Later in the month, Robert Griffin III (RG3) signed a two-year, $15 million deal with the Cleveland Browns where he is being given an opportunity to win the starting quarterback job. He has $3.5 million of annual incentives based on his playtime, passing yards and passer rating each season.

There's $500,000 for playing between 75 percent and 89.99 percent of Cleveland's offensive plays in a season. The amount increases to $1.5 million with 90 percent playtime. RG3 gets $250,000 with 3,250 to 3,499 passing yards in a season. He has an additional $250,000 for reaching 3,500 yards and $500,000 more at 4,000 yards. A season with a passing rating between 88 and 89.9 (minimum of 224 pass attempts) is worth $250,000. There's additional $250,000 for a 90 passing rating. It increases by another $500,000 with a passer rating of 93 or better.

Fitzpatrick's incentives will need to have higher initial thresholds than the deals for RG3 or Daniel to keep from counting against the Jets' salary cap. Any incentive based on what he or the Jets achieved statistically during the 2015 season will be classified as likely to be earned (LTBE) for 2016 and count toward the cap while anything that wasn't achieved in 2015 will be considered not likely to be earned (NLTBE) and won't count against the cap. Any individual incentive at a lower threshold than Fitzpatrick's 2015 performance will be classified as NLTBE, provided that it is coupled with an allowable team incentive.

Fitzpatrick completed 59.6 percent of his passes (29th in the NFL) for 3,905 yards with 31 touchdowns and 15 interceptions to post an 88.0 passer rating (24th in the NFL). The 31 touchdown passes set a single season franchise record and his 3,905 passing yards were the second-best single season total in team history. He took 94.13 percent of the offensive snaps in 2015.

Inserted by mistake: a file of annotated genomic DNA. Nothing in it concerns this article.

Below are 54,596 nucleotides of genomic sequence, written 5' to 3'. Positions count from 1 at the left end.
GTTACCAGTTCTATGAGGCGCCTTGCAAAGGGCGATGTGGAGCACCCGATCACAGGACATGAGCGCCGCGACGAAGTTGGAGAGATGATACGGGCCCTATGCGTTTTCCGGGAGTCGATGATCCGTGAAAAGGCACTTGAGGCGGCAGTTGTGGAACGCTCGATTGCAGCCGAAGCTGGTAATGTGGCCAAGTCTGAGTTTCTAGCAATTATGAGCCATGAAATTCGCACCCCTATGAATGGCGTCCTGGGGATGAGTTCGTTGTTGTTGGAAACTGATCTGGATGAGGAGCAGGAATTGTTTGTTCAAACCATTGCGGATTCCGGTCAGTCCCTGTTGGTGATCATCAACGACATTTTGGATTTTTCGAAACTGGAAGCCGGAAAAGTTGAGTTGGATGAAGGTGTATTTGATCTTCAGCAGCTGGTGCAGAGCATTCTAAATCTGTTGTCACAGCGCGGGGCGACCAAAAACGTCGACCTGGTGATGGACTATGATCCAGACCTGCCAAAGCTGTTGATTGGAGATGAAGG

Why $12 Million for one year is impractical

Fitzpatrick's willingness to accept a one-year, $12 million offer isn't realistic. The Jets aren't in a position to absorb a $12 million cap charge for Fitzpatrick with just a little less than $3.5 million of cap space. Signing first-round pick Darron Lee will take up a good chunk of the existing cap room since he is expected to sign a four-year, $10,221,645 deal with a $1,858,481 2016 cap number. The average salary typically being higher in a multi-year deal than in a one-year contract is also problematic.

Voidable years would need to be added or contracts would need to be restructured to lower Fitzpatrick's 2016 cap number to something more manageable. A deal with 2017 and 2018 contract years that automatically voids seven days before the start of the 2017 league year could be a possibility. Assuming a $9 million signing bonus, the Jets would have a $6 million cap charge in 2017 from the signing bonus proration in those years after they voided. Fitzpatrick's 2016 cap number would be $6 million if he had a $3 million base salary.

Restructuring Darrelle Revis' five-year, $70,121,060 deal could create the most cap room from players under contract because he has a fully guaranteed $17 million salary this year. It's probably better to leave his contract as is since the Jets can walk away from the deal after the 2017 season when there isn't any guaranteed money with minimal cap consequences. This ability could be compromised with a restructure.

Reworking Marshall's deal, which runs through the 2017 season, may be a better idea. He has the third-highest cap number on the team at $9.5 million and there isn't any signing bonus proration with his contract. Decker and Buster Skrine, who have $6.5 million 2016 salaries on $8 million and $7.75 million cap numbers, would be possibilities. Their contracts run through the 2018 season.